WHAT IS TUNA?
This nomadic, saltwater fish favors warmer waters and is one of the larger predators of the sea. They range in length from 1 foot (0.3 m) up to 15 feet (4.6 m). Capable of weighing over 1,500 lbs (680 kg) and living for 50 years, they’re one of the few warm blooded fish species. And tuna are capable of swimming almost 50 m.p.h. (80 k.p.h.)! It’s a miracle that humans are eating tuna versus the other way around. One of the most popular fish at the center of your dinner plate, they boast a density of texture and flavor that stand out from most other seafood. Albacore, skipjack and yellowfin are the three most popular breeds raised for consumption.
WHERE DO TUNA COME FROM?
While they favor warmer waters around the equator, they range as far north as Europe and North America, and as far south as New Zealand. They are found in both fresh and saltwater depending on the stage in their life-cycle.
WHEN ARE TUNA IN SEASON?
June through November is the harvest season up north, and March to September down south of the equator. However the surge in fish farm has made them available year-round.
DO TUNA FISH FARMS PRACTICE CANNIBALISM?
So life in the ocean is older and much more evolved (competitive a.k.a. vicious) then with land-based creatures. When for example was the last time you saw one cow eat another cow alive? Never (with the exception of dairy farms that to save money reconstitute cattle carcasses into feed – a bad idea for both their health and yours). However in the sea fish will regularly eat other fish as a normal part of their day. And this includes fish identical to them, whether babies or smaller adults. The practice of feeding fish pellets in tuna farms has been flagged as a cause for concern. And the reality is that a varied diet for anything is both a healthy and less cost-effective option. So while fish farms have a number of practices that should worry you, where you buy and how much you pay for your feed is what creates the demand for better aquaculture practices.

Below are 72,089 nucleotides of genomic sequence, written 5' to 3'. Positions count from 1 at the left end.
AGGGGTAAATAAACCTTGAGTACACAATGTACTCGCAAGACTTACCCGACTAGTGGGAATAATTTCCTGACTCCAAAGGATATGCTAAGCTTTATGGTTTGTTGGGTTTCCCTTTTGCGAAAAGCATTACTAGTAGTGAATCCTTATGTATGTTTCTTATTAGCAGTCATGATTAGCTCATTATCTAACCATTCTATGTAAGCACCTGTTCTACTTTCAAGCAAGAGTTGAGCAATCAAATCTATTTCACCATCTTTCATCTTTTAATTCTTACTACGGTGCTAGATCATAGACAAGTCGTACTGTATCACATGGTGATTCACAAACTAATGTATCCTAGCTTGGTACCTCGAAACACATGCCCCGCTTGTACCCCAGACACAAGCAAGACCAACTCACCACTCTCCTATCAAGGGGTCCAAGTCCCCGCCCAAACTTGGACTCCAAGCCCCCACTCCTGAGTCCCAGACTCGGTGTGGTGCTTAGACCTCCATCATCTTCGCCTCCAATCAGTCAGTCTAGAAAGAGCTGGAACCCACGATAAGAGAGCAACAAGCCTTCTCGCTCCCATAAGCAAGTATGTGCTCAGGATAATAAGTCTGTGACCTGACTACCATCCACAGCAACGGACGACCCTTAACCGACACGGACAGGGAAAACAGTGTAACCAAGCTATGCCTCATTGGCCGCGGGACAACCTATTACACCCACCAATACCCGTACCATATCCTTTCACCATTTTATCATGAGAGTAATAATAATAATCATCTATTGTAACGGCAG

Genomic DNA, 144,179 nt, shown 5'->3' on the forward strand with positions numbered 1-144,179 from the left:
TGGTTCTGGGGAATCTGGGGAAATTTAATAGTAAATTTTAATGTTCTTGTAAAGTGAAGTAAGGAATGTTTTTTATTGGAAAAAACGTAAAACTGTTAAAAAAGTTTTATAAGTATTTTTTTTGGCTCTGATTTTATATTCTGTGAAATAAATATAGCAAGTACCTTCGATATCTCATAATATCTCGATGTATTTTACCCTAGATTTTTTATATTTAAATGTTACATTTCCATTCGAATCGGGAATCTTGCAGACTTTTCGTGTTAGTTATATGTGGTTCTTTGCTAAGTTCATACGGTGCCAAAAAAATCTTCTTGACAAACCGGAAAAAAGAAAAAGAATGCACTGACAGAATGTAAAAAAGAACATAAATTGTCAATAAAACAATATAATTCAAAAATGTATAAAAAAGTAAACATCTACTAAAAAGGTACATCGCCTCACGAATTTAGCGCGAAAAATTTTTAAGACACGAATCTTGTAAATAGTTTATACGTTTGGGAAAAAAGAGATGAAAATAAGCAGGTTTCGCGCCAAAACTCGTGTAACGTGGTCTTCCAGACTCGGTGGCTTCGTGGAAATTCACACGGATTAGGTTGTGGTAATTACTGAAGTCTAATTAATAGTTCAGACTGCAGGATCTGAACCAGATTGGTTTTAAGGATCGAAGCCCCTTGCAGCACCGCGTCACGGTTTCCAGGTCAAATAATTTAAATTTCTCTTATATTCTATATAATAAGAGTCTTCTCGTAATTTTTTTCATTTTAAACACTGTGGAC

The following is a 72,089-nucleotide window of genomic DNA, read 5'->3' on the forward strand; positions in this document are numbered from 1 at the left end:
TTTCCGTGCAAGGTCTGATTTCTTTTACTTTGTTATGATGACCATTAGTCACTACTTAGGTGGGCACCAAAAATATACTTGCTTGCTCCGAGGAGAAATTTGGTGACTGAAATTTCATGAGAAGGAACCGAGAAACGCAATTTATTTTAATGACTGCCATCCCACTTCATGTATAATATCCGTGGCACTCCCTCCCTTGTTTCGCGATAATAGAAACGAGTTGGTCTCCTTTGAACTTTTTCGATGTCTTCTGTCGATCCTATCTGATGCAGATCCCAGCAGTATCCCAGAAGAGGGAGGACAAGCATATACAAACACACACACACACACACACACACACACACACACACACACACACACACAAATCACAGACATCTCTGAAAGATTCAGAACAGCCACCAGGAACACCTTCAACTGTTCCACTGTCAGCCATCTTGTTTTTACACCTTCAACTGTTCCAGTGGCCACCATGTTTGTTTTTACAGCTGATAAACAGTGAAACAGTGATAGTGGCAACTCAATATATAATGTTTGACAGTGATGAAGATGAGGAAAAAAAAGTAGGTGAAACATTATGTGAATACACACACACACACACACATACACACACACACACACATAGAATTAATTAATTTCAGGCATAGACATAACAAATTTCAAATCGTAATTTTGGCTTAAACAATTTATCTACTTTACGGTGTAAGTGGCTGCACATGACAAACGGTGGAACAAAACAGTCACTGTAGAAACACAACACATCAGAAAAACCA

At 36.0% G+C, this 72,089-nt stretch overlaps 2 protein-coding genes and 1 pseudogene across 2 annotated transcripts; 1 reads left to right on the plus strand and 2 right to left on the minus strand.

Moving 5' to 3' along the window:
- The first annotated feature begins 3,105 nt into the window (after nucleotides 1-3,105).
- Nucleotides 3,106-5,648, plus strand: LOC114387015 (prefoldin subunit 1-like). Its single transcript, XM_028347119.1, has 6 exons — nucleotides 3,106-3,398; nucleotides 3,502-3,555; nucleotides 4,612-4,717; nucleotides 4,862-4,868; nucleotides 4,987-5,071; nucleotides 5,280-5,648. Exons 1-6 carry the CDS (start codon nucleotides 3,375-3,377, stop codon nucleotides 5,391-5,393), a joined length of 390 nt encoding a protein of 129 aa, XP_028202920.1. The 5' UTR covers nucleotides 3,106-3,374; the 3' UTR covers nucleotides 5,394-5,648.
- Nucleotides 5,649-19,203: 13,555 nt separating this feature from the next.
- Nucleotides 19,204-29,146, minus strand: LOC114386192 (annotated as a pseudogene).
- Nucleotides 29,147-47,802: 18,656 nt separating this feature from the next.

IS TUNA HEALTHY TO EAT?
Canned tuna is one of the more affordable and least perishable options on supermarket shelves. They’re low in calories, fat (most of which is Omega 3 anyway) and rich in minerals (iron, potassium). Unfortunately being higher up on the food chain, they’re exposed to more heavy metals. Different sources say having 1 can every 1 to 2 weeks is acceptable. The logic here is that canned tuna uses smaller size fish. So the amount of mercury per ounce of canned tuna is less then in larger freshwater fish. But regardless, pregnant women and children should avoid eating all saltwater predators (shark, swordfish, orange roughy, etc), not just this one. And while canned tuna is relatively lower in mercury, it also has less Omega 3 fats than fresh tuna. Instead try other fish like salmon. They’re richer in healthy fats and have less heavy metal contamination as well.